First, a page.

Wolverines in “Wild Hope”

Last year, author Colleen Morton Busch contacted me to report a possible wolverine sighting in the Sierra Nevada near Tahoe, California. She knew that her sighting, lacking the evidence of photographs or DNA, wouldn’t be conclusive, but her descriptions of the animal she’d briefly spotted sounded distinctly gulo, and we suspected that Buddy, the California wolverine, was still somewhere in the area. We’re always conservative in assessing these sorts of reports, so I had to tell her that I couldn’t consider it a definite sighting, but I felt that it was probable that she’d seen a wolverine.

As we continued to email, the conversation evolved into a meditation on broader themes in conservation, and how those themes tied to Buddhism, with which both Colleen and I have some background. She wanted to write an article about her wolverine encounter that dealt with some of these themes, which made an intriguing divergence from the usual reporter inquiries about species biology and the policy situation around listing. Our ongoing email conversation was a highlight of last spring, particularly as she asked questions about the toll that immersion in the climate change scene takes on researchers. These are questions that people don’t usually ask, and that touch on the weights that we all carry; depression is common among climate researchers and people in affiliated fields. So it was wonderful to talk with someone who was aware of the dynamic between loving what you do, and constantly searching for some small hope – or, failing that, at least the equanimity to continue to love, and to accept impermanence, in the absence of hope.

Appropriately, then, Colleen’s article appears in the most recent volume of Wild Hope, a magazine that celebrates biodiversity and relates well-written stories of species accompanied by lush photography. There is no digital link to this article, but I’d encourage people to buy a copy if you want to read a great reflection on what wolverines mean to the people who are lucky enough to catch even a quick glimpse of one. As scientists, the emotional or psychological meaning of nature and wildlife is a topic that we’re wary of engaging with, but if we’re being honest, most of us would have to admit that we’re in this field in part because of our own dependence on the wild for some form of sustenance, and that we believe that protecting that source of inspiration is important for humanity. So it’s nice to read an account of how much a single, fleeting encounter meant to one person. As Colleen writes, “One wolverine sighting is likely all I’ll get in this life, so I’m grateful to have crossed paths ever so briefly. But seeing the wolverine lit a fire in me. It led to my education. And now I’m telling you, who may or may not live in a state where wolverines can be seen, but who are likely concerned about the changes we humans have wrought on our planet, about any threat of extinction, because the loss of the wolverine is connected to our shared future. Because there’s a glimmer of hope in an encounter between two beings – one wild and the other, a lover of wild things – even if it’s undocumented and unverified.”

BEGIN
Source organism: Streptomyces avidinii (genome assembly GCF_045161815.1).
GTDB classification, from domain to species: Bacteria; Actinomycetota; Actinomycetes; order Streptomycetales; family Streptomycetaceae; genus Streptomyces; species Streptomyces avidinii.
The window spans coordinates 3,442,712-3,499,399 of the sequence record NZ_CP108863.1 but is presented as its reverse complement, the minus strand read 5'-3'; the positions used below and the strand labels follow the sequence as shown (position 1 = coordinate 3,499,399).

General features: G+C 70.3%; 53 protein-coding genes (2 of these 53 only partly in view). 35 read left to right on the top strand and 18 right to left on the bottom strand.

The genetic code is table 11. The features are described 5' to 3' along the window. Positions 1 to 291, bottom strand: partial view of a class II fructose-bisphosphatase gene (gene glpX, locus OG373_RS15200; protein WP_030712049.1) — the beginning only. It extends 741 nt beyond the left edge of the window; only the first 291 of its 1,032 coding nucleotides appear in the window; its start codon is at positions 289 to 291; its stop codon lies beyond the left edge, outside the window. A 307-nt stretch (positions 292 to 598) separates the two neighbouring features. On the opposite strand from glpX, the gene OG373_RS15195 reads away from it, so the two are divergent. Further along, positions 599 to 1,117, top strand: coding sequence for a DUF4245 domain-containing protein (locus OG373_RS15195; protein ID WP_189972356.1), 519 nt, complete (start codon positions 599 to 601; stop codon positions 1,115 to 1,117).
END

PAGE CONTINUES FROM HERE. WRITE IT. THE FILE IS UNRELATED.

A single wolverine encounter changed my life, so I understand this sentiment. There’s something uniquely compelling about this species, something that causes the mind to open in particular ways. Colleen’s captured that in her article, and that’s a great thing. Check it out.

 

 

Advertisements

3 thoughts on “Wolverines in “Wild Hope”

  1. Great posting. Certainly these are difficult times for anyone involved or concerned about not only species preservation, but about the future of our planet. Silent Spring by Rachel Carson was my eye opener many years ago during my first year of college (1973), and since then many researchers, such as yourself, give me some hope that the hard work of a few dedicated environmentalists will help save humans from ourselves.

    • Thanks for the comment and the compliments! I think the big problem is, if we’re going to save humanity from itself, it’s going to take the commitment of a lot more than a few dedicated environmentalists. A real sense of progress would involve millions of people making decisions that encourage long-term well-being instead of short-term gratification. The solution is not technical – a few environmentalists fiddling with policy or technology isn’t going to do it. People need to consume less, have fewer children, and dismantle free-market/neoliberal capitalism. There is no small collection of saviors; everyone must save everyone else, every day, with every action. Events of the past few months suggest that this will not happen soon. So we struggle on, and practice meditation in the meantime to avoid being overwhelmed. So it goes. But thank you for reading and for your support and your commitment to the hard work!

Leave a Reply

Fill in your details below or click an icon to log in:

WordPress.com Logo

You are commenting using your WordPress.com account. Log Out / Change )

Twitter picture

You are commenting using your Twitter account. Log Out / Change )

Facebook photo

You are commenting using your Facebook account. Log Out / Change )

Google+ photo

You are commenting using your Google+ account. Log Out / Change )

Connecting to %s